A month ago, a friend of mine told me she went to work out at a local gym one morning in early January, but it was so crowded, she couldn’t find a machine to use.
She said the manager told her: “Come back in a week or two and all these people who made New Year’s resolutions to lose weight won’t be here.”
I would say that was a common scene at not only gyms around Statesboro, but Georgia and much of the nation, too. We all make plenty of resolutions that we fail to keep, and losing weight is probably at the top of the list.
So what makes so many of us promise ourselves we’re going to lose weight, but so easily then break that promise? Lack of willpower? Too easily distracted from our goal? Not really committed?
Experts probably would say it is a combination of all the above and more, but the folks at Canyon Ranch have boiled it down to this: Unless you commit yourself to a program of changing your lifestyle choices to pursue a plan of wellness, the chances of any of us succeeding in truly improving our overall health is very, very difficult to achieve.
Canyon Ranch was founded in 1979 by Enid and Mel Zuckerman in Tucson, Arizona. Mel Zuckerman has described the Ranch’s goal as to help people “make a long-lasting personal and emotional connection to wellness.”
Twenty-five years ago, Charles Morris, the owner of the Bryan County News and Morris Multimedia, was convinced by his wife Rosalie to go to Canyon Ranch to improve their own health.
And during a luncheon recently at the Morris Center in Savannah, the Morrises announced they were partnering with Connect Savannah to bring the Canyon Ranch Institute’s Life Enhancement Program to Savannah to help improve the long-term health and wellness of a targeted group of underserved city residents.
The Zuckerman’s founded the Canyon Ranch Institute about 10 years ago in an effort to bring the best practices of the Canyon Ranch to communities around the nation. Areas where the Institute has implemented wellness programs include the South Bronx in New York City, rural Sullivan County in Missouri and inner city Tucson.
Dr. Richard Carmona was Surgeon General for the United States from 2002 to 2006 and he is president of Canyon Ranch Institute. Based on his decades of medical experience, Carmona perhaps best summarized one of the primary problems of our nation’s health care system when he said during Wednesday’s luncheon: “We don’t have health care, we have sick care.”
Carmona said instead of waiting until people get sick to treat them, we need much more of a focus on preventive health care so fewer people get chronic illnesses in the first place.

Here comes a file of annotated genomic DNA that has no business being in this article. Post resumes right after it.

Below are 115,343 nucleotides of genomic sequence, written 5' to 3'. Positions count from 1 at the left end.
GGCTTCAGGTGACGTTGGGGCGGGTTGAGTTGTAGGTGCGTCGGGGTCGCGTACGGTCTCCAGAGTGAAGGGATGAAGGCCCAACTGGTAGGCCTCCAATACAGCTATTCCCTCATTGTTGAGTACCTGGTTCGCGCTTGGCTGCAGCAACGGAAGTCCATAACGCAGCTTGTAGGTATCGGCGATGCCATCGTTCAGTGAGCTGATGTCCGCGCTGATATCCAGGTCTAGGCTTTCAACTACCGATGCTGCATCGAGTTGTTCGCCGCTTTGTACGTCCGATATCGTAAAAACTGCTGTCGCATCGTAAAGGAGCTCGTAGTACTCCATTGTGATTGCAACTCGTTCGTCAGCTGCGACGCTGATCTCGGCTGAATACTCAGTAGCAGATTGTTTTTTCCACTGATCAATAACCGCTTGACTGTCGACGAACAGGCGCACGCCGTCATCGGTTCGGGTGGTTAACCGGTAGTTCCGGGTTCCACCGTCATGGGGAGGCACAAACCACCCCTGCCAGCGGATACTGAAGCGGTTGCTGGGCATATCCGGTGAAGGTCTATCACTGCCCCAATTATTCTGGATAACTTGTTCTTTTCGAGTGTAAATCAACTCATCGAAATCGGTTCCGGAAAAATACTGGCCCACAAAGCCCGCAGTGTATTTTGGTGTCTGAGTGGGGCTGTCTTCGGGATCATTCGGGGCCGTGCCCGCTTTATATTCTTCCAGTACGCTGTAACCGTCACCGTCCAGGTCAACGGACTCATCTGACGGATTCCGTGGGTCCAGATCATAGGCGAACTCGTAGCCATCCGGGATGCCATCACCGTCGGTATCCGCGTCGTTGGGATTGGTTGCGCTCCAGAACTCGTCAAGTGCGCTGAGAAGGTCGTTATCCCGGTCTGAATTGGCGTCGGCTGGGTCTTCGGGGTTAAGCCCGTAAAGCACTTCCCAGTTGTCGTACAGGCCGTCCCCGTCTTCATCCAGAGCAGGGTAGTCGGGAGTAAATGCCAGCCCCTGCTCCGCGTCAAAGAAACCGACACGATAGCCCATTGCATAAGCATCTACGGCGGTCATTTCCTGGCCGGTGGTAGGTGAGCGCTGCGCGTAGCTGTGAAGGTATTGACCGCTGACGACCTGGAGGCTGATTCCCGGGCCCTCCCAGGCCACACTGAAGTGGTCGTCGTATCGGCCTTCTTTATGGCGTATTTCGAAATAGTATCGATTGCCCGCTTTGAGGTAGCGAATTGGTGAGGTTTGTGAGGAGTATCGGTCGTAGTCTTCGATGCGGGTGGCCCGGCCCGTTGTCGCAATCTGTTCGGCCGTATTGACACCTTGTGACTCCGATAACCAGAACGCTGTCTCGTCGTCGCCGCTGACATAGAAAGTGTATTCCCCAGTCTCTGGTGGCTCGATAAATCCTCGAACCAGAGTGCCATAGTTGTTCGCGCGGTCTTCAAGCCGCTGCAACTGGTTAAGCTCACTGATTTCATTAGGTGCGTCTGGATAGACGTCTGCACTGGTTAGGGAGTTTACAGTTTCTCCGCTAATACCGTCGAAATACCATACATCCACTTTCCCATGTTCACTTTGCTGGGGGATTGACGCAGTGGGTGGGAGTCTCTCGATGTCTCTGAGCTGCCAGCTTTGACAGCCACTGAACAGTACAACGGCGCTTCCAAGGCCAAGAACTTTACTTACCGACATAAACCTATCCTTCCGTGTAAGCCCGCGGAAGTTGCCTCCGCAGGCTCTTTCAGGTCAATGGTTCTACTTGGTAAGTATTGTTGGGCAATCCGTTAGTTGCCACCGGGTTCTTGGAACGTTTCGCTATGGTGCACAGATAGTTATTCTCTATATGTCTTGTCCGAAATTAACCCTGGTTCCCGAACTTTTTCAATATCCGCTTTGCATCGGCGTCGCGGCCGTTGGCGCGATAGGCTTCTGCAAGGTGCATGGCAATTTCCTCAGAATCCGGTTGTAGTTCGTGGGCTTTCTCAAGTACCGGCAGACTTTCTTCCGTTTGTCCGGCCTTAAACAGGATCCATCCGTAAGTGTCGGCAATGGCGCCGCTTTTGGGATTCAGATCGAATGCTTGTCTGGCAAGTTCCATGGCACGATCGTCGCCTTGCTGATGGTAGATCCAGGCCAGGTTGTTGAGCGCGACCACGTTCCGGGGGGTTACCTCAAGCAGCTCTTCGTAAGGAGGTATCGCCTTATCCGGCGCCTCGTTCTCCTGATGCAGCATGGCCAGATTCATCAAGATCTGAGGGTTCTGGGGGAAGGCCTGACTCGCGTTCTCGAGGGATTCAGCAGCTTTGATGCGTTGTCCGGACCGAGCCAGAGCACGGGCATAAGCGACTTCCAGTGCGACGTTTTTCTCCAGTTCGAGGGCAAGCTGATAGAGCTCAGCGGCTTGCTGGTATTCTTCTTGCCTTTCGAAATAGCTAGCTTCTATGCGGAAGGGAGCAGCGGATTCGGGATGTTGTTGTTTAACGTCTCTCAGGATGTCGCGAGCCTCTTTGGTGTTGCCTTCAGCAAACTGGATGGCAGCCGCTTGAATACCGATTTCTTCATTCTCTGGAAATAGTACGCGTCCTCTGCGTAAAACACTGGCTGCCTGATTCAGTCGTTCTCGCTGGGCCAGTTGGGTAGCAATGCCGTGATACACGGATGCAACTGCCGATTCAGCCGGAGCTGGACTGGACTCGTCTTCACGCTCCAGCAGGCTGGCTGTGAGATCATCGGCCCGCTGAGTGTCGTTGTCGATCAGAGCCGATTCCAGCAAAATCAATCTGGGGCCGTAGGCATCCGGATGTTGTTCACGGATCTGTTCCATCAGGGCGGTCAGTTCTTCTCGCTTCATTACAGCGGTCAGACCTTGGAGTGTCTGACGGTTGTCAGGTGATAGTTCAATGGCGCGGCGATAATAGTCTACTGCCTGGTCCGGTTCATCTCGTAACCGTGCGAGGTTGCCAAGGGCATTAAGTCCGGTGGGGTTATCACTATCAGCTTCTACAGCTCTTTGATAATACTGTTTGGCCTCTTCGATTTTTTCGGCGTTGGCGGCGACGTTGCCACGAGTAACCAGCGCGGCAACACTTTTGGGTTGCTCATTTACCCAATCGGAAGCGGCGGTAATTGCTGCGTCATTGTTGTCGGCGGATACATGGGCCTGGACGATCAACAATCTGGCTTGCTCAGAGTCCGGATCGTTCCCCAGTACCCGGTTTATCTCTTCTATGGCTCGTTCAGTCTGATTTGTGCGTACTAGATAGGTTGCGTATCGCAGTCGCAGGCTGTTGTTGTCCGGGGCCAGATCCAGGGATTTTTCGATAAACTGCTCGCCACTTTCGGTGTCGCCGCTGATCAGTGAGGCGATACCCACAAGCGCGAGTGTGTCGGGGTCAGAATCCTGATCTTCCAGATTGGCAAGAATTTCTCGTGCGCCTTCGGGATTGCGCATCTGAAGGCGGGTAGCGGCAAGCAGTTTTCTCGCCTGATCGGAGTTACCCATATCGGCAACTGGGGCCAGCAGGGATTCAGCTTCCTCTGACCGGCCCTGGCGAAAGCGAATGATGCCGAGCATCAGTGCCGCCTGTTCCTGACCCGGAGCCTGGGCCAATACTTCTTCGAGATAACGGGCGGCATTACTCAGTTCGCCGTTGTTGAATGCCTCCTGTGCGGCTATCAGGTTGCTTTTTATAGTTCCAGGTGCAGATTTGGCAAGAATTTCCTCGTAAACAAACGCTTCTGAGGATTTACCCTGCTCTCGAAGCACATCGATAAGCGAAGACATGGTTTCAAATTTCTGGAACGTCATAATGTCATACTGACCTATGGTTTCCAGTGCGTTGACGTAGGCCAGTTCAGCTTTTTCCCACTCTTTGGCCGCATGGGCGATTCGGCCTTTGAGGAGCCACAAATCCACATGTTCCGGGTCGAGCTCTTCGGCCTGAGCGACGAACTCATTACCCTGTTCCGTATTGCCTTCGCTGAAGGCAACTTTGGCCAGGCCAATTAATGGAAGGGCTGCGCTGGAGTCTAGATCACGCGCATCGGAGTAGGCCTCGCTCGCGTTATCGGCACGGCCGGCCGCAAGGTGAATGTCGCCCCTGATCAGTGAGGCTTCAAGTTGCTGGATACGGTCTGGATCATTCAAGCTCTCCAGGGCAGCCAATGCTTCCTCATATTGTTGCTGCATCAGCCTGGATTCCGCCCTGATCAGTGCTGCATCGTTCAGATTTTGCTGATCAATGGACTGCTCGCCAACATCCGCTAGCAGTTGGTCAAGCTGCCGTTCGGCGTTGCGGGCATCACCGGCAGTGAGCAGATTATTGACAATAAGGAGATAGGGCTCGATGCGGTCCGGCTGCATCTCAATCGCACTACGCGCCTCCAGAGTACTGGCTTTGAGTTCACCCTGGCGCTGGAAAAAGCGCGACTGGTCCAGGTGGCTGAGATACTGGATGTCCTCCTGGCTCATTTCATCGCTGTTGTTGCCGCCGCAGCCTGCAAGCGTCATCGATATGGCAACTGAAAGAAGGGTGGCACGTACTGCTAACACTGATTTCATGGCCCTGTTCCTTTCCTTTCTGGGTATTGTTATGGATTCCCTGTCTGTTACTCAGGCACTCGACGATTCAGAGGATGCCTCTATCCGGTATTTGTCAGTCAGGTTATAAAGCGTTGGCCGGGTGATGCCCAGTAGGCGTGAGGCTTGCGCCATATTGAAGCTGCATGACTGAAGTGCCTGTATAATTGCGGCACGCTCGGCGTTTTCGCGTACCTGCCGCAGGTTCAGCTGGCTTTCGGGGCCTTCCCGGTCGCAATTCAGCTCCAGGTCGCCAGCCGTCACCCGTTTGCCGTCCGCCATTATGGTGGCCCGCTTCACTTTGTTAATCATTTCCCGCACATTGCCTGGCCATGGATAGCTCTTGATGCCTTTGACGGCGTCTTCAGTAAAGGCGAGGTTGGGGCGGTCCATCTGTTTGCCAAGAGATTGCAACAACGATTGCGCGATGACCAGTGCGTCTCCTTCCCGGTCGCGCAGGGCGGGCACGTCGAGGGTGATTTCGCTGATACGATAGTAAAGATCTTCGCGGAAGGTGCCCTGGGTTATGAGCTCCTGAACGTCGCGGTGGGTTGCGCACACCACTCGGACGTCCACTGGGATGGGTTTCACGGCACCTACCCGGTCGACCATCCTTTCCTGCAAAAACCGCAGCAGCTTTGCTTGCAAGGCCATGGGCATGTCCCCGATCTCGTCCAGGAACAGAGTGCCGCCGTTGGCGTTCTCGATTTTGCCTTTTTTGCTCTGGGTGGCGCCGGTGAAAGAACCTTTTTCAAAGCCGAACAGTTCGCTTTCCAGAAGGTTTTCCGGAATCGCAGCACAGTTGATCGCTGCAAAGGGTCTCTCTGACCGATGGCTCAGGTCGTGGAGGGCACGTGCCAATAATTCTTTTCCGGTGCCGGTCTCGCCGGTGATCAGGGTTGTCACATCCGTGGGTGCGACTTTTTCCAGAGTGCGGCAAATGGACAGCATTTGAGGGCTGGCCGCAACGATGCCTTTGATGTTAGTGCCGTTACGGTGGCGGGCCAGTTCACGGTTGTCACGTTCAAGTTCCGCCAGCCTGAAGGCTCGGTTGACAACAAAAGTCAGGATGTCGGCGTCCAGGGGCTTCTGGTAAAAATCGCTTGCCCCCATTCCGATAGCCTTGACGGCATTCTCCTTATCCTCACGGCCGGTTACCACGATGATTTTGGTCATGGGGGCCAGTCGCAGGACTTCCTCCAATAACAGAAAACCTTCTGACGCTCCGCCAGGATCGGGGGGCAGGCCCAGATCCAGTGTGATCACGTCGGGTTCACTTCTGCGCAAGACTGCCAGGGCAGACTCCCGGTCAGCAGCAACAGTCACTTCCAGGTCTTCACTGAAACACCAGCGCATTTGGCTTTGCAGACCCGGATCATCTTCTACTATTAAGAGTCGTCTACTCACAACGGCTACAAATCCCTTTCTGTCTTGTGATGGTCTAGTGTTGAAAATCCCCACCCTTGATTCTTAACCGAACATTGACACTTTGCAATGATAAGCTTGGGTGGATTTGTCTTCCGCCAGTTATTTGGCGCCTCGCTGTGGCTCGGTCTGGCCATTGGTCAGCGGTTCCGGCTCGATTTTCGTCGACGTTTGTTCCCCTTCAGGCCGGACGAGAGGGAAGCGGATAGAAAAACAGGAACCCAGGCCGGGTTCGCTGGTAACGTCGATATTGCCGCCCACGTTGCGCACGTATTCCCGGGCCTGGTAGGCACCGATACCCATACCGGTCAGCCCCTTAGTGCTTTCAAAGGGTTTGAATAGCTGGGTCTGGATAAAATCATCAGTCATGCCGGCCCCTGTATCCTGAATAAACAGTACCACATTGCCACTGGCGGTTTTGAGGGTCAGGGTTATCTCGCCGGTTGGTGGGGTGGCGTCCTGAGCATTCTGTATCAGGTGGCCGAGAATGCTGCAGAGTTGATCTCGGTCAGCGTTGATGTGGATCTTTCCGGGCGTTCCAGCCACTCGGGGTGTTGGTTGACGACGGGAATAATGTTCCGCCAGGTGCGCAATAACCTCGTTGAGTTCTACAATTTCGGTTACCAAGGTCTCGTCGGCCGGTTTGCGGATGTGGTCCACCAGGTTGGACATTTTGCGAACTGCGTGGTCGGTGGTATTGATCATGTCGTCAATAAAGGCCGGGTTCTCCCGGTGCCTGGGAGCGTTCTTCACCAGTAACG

But educating individuals, particularly underserved, underinsured and poorer people, about the real benefits of a healthier lifestyle is, it seems, a nearly impossible battle. That is exactly what the Morrises see in Savannah and that’s why, Charles Morris said, they wanted to bring Canyon Ranch Institute to their hometown.
“We have lived here for more than 40 years and raised our children here,” he said. “We think we have a wonderful community and we want to make it better by making it healthier.”
So, a little more than six months ago, representatives of the Institute began coming to Savannah to research the needs and recruit local staff to help implement its Life Enhancement Program. In a nutshell, the program is made up of seven core elements: integrative health, behavior change, social support, stress management, sense of purpose, nutrition and physical activity.
The Institute will collaborate with the Curtis V. Cooper Primary Health Care Center, which provides health services to 17,000 uninsured and underinsured clients in Savannah. Albert Grandy, CEO of Cooper, said 12,000 of the clients are identified as obese and that puts them at most risk for type 2 diabetes, hypertension, heart disease and other chronic ailments.
A group of Cooper clients soon will be selected to enroll in an intensive 12-week program using the core elements mentioned above to change basic habits of how they live. Statistics from the programs in other areas of the country where the Institute has been show the changes are long-lasting for many of the program participants, immeasurably improving their quality of life.
Savannah and Southeast Georgia is the next destination for the institute program, thanks to the vision and generosity of Charles and Rosalie Morris. None of the Cooper clients in the program will pay anything to participate in the program. The Morrises have underwritten everything.
As an employee for the past 11+ years of the company owned by Charles Morris, that makes me pretty proud. The Morrises recognize, of course, that the Life Enhancement Program is the first step in what they hope becomes a larger community focus in Savannah and southeast Georgia on adopting healthier lifestyles. But it’s a heck of a first step.
Now about that gym membership ...
Healy is operations manager for the Statesboro Herald. He may be reached at 912-489-9402. The Morrises also own the Coastal Courier.